My second reason for framing interspecies mutuality as relatedness is that the experience of sharing connection with and attachment to other animals was not restricted to humans alone. After years on end of living with the actual animals who inhabited this landscape, some of whom were not only ethnographic subjects but friends and family, I could not deny that they responded to and offered up their own gestures of relatedness in the course of quotidian relationships with one another and humans. Throughout this book, I am committed to rendering animals as I encountered them — not as a symbolic foil for human representation but as subjects whose agency, intention, and capacity for emotion was crucial in shaping the relationships they made with humans. Whether Radha, who responded to Munni's absence by taking ill, the goat in chapter 2, who treated the woman who had helped birth her as a second mother, the monkey in chapter 4, who left her troop to seek out the companionship of an old man, or the pig in chapter 5, who is in a "domestic but not domesticated relationship" with his owner, the animals whose lives were imbricated with those of humans would often convey their sense of relatedness to particular individuals, both human and animal. I am not suggesting that all animals felt a sense of intimate connection with humans or even that different species or individuals within a species experienced relatedness in the same way. Instead, throughout this book I chart how relatedness — the relational unfolding of life — was expressed and experienced in varied ways by different animals along the continuum in the course of their fleshy entanglements with one another. Instead of focusing on human entanglements with a single species, this book follows the lives of a variety of animals across different species, allowing it to complicate and disaggregate the all-too-capacious category of animal in ways that permit a recognition of the multiplicity and diversity of experiences and subjectivities among different animals. The animals I engage in the pages to follow include people, goats, cows, monkeys, wild boar, bears, leopards, and dogs, a veritable bestiary that is faithful to the abundance of entangled relationships I encountered during my fieldwork.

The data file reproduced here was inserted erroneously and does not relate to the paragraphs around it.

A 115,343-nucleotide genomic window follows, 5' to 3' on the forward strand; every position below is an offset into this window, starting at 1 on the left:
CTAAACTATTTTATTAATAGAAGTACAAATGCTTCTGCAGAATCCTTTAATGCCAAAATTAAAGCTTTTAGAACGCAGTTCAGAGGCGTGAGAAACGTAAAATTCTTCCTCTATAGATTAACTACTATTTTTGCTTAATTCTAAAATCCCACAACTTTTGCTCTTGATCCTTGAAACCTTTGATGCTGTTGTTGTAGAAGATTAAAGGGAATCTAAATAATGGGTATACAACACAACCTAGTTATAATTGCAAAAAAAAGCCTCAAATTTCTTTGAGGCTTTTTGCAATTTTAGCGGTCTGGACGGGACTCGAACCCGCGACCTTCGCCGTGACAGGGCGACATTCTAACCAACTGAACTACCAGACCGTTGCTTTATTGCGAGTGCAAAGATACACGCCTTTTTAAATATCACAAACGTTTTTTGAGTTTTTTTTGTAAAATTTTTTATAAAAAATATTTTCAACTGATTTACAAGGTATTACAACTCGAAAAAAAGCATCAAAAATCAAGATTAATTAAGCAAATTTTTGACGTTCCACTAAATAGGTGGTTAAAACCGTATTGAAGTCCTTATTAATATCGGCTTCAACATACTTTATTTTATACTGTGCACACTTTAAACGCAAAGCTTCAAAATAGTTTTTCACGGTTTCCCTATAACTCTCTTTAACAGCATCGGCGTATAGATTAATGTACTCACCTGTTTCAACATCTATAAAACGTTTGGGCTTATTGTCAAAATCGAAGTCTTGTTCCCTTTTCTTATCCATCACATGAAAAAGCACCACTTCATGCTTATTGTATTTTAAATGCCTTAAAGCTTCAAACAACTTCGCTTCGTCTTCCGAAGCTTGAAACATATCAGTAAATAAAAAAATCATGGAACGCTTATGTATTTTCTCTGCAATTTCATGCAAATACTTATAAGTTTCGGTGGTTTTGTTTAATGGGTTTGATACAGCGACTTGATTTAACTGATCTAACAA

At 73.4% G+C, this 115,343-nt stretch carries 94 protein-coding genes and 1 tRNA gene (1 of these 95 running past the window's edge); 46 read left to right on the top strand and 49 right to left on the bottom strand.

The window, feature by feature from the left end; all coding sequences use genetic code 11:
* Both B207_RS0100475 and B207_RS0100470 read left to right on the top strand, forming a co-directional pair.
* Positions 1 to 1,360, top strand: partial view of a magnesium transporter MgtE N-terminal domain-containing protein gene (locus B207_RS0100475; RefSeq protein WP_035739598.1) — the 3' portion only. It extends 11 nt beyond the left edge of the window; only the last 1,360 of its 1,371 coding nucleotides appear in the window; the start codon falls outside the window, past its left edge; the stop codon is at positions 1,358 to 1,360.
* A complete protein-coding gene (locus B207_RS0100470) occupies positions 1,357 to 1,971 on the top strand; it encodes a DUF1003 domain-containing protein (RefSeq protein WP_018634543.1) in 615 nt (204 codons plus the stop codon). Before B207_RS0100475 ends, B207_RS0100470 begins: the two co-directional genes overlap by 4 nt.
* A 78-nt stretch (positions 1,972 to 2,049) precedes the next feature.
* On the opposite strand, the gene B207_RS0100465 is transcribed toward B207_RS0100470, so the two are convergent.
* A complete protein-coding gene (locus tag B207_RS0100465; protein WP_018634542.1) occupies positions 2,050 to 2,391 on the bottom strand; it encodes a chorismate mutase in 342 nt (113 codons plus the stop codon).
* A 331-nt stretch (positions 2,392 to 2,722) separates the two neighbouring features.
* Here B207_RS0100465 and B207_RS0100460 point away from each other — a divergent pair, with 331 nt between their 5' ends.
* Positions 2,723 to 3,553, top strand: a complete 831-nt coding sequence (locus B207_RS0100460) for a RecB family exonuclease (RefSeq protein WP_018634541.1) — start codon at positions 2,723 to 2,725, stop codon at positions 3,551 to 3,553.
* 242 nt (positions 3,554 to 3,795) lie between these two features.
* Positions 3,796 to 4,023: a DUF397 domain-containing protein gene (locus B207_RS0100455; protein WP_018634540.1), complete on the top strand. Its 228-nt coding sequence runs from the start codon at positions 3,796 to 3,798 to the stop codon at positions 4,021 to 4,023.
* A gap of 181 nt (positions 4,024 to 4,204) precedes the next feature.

Excerpted from "Animal Intimacies"
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Table of ContentsAcknowledgments
2 The Goat Who Died for Family: Sacrificial Ethics and Kinship
3 The Cow Herself Has Changed: Hindu Nationalism, Cow Protection, and Bovine Materiality
4 Outsider Monkey, Insider Monkey: On the Politics of Exclusion and Belonging
5 Pig Gone Wild: Colonialism, Conservation, and the Otherwild
6 The Bear Who Loved a Woman: The Intersection of Queer Desires
Epilogue: Kukur aur bagh